The adoption of 'African scholarship' is deliberate. It is a rejection of a view that says that nothing of value can be expected from the African continent. All that is required is the mimicking of what is taking place in the West. Indeed our universities can be described as Western institutions located in Africa whose intellectual inspiration is to be found outside their location. In branding itself as the premier university of African Scholarship, the UKZN leadership invariably had to address questions relating to the knowledge it researched, produced and transmitted, questions it asked of society, and scholarly solutions it proposed for a society.

Describing this challenge Makgoba reminds us:

There existed a denial of everything African, a context in which there was no place for African knowledge systems to contribute to the shaping of global scholarship. Universities had a dislocated identity; dislocated from the very people who possessed the relative knowledge and understanding so necessary for the amelioration of colonial legacy.

Deliberate historical overlooking of the cultural context forced us to face the responsibility of being an African university, for it is here that we were to find our most honourable identity; an identity that was to define a distinctive brand. These responsibilities were moral, intellectual and inspirational and they are served by adapting our scholarship to the social, structural and cultural environments of Africa and producing 'knowledge that takes the African condition and the African identity as its central problem...'
(Mamdani, 1997).

Responding to the question of what is meant by an African University, Makgoba writes:

The African university is an institution that had the consciousness of an African identity from which it derives and celebrates its strengths and assesses those strengths to its own comparative and competitive advantage on the international stage. The African university draws its inspiration from its environment, as an indigenous tree growing from a seed that is planted and nurtured in African soil. (Nkrumah, 1956)

Describing the challenge and responsibilities required, Makgoba continues:

Radical restructuring of institutions of higher learning, especially in a context of liberation from oppression, brought with it a natural contestation over the theory of knowledge, and its production and dissemination. Africans have had to face and strive to overcome the penalties of a colonial history - the valorisation of Western academia, insufficient levels of pride and faith in African achievements, a heritage of complex racial dynamics, and an unequal distribution of national resources.

There was need to be finely-tuned to this environment to enable the creation of a university with a strong sense of itself and that was also world-class; an institution that could play a transformational role in the development of South Africa, but also make a meaningful contribution to global knowledge.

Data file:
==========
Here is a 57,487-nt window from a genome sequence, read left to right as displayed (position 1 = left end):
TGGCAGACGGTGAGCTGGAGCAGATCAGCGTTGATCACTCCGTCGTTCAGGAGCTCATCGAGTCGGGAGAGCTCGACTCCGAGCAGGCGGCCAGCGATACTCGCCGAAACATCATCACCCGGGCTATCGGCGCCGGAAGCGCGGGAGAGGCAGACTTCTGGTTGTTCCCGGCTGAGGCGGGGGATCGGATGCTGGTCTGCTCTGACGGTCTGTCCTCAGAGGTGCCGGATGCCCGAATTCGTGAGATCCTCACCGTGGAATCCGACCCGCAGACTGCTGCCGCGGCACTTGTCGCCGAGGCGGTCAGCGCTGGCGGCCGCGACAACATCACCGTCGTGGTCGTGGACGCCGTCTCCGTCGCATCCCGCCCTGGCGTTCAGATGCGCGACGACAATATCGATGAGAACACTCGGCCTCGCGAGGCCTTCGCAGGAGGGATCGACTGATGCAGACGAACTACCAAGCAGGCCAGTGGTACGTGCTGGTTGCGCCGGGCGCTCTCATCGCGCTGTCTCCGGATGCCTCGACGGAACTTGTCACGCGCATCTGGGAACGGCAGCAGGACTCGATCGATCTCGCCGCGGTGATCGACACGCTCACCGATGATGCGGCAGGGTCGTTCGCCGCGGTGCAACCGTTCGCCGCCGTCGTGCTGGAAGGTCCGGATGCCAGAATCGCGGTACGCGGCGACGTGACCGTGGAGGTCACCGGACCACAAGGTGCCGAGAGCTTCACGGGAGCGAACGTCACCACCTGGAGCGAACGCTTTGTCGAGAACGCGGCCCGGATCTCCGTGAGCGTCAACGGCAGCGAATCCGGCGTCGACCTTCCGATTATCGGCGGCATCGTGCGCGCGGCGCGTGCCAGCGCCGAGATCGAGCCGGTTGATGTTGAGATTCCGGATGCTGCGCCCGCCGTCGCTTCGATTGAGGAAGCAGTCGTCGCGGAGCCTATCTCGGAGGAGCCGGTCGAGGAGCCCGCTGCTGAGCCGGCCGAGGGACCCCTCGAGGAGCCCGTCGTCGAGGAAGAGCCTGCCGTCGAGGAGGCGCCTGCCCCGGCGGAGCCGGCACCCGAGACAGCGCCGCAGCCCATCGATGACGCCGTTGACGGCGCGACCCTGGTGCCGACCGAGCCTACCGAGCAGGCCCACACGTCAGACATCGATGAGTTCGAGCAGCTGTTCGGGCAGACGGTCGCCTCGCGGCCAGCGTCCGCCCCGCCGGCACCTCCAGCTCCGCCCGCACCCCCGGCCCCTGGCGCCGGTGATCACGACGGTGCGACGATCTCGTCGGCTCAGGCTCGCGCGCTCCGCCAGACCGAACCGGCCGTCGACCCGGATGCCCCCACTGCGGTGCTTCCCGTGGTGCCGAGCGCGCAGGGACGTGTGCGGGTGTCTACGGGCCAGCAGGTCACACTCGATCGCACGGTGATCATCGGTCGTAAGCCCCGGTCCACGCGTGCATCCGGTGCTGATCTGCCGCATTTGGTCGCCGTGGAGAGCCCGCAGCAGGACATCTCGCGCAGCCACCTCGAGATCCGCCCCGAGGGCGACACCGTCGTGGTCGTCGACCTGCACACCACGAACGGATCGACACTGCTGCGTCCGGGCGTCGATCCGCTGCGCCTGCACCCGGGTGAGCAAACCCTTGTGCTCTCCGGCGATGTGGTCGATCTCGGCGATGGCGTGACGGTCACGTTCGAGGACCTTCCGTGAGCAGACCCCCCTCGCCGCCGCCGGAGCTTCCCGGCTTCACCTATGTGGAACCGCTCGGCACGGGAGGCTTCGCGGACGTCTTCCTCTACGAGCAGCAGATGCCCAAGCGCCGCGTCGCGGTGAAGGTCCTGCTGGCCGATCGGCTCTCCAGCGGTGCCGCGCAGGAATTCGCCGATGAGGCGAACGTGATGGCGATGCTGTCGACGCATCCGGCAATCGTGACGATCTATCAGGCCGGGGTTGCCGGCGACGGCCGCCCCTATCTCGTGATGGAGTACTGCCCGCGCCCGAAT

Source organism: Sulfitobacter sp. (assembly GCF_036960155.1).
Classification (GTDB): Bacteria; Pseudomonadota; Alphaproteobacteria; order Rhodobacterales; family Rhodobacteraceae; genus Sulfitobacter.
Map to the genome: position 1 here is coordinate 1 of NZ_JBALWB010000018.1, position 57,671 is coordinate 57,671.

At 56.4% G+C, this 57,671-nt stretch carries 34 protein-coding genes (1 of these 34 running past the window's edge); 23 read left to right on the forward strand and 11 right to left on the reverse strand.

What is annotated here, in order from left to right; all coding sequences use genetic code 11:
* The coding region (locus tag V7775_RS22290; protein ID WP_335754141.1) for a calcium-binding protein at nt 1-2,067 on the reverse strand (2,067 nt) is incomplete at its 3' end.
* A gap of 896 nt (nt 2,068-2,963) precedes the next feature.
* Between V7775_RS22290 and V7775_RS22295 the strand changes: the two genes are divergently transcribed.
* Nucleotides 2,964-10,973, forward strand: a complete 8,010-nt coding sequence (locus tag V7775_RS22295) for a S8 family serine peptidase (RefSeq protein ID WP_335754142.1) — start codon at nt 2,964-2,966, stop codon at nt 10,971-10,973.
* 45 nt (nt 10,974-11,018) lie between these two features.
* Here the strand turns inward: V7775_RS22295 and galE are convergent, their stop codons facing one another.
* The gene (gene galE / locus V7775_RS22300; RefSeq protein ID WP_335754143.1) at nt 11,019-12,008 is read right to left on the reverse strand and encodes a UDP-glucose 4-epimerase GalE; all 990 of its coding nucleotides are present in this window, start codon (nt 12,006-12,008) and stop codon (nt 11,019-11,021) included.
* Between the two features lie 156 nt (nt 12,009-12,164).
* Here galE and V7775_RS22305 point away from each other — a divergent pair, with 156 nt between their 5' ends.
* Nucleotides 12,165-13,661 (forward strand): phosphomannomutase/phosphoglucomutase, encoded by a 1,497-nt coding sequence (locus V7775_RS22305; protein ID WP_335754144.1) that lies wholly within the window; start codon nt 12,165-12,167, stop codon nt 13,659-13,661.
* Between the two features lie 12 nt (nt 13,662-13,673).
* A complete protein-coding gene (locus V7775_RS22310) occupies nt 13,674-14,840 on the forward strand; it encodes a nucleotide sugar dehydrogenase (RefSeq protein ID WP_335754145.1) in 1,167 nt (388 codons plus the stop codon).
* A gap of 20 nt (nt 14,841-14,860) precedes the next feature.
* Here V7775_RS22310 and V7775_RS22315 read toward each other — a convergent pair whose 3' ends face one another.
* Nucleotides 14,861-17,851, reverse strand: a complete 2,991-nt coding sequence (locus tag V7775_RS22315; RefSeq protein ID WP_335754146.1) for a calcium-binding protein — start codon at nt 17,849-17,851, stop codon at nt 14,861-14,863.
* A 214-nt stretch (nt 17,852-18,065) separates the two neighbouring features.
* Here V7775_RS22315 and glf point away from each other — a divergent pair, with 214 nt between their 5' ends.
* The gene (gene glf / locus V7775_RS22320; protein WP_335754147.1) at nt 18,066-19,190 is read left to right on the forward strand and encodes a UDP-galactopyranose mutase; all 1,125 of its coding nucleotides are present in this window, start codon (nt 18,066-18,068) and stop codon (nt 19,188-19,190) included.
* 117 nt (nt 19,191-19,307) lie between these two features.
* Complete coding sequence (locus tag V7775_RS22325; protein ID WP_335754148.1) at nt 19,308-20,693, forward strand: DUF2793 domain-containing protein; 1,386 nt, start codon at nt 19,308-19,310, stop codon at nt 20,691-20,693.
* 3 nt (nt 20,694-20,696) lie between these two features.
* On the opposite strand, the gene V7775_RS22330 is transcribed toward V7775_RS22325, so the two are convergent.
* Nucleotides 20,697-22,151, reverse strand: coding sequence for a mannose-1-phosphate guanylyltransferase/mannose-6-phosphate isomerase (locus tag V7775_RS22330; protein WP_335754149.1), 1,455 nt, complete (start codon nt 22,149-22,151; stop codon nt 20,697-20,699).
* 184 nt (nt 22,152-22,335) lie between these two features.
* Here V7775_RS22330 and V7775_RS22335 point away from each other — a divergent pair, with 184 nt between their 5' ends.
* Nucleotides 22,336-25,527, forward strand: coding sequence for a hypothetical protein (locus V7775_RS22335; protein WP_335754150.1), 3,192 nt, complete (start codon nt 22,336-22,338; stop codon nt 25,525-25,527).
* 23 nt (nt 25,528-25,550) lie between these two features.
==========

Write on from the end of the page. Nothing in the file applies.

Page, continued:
(Makgoba, 2005)

The success of the creation of UKZN would ultimately be measured by the extent to which the university fulfills the objective it sought to achieve, and the extent to which it does this in a sustainable fashion. Clarity of thought informed by continuous deliberations during the mergers assisted the university in crystallising the objectives of creating the new institution. Of the 15 or so, the following are worth restating:

* Promote access to learning that will expand educational and employment opportunities for the historically disadvantaged, and support social transformation and redress.
* Create and develop an enabling environment for all learners and scholars to pursue their studies in accordance with the principles of academic freedom.
* Advance knowledge and culture through globally competitive teaching, learning, scholarship and research, innovation and scientific investigation.
* Foster a capacity for independent critical thinking, free engagement in foundational discovery and reappraisal and extension of traditional views of the world among students.
* Ensure effective governance through democratic representation, accountability, and transparency.

Meeting these objectives will be tall order. But they are critical if the UKZN is to fulfill its vision of being a 'truly South African university' that is academically excellent, innovative in research, and critically engaged with society.

Since its creation in 2004, the transformation project has been in full steam. The fact that 54% of UKZN's academics are black is no small achievement. This makes nonsense of the claim that black academics are hard to find.

At the same time it challenges the wisdom of having left some historically advantaged institutions out of the restructuring process. These have tended to maintain their historical identity as last bastions of white privilege.

* Dr Sipho Seepe is a strategy consultant and Special Advisor to the Minister of Defense and Military Veterans. He is a former academic and President of the South African Institute of Race Relations.

* To order a copy of the book, email:


Mamdani, M (1999) "There can be no African Renaissance without an Africa-focused Intelligentsia". In African Renaissance, MW Makgoba (ed). Mafube Publishing (Proprietary) Limited.

Makgoba, MW (2005) "The African University: Meaning, penalties and responsibilities". Installation address as Vice-chancellor of the University of KwaZulu-Natal, 30 September 2005. Durban.

Nkrumah, K (1956) Opening Address, University College, Accra .

Seepe, S (ed) (1998) Black Perspective(s) in Institutional Transformation. Vivlia Publishers Johannesburg, South Africa.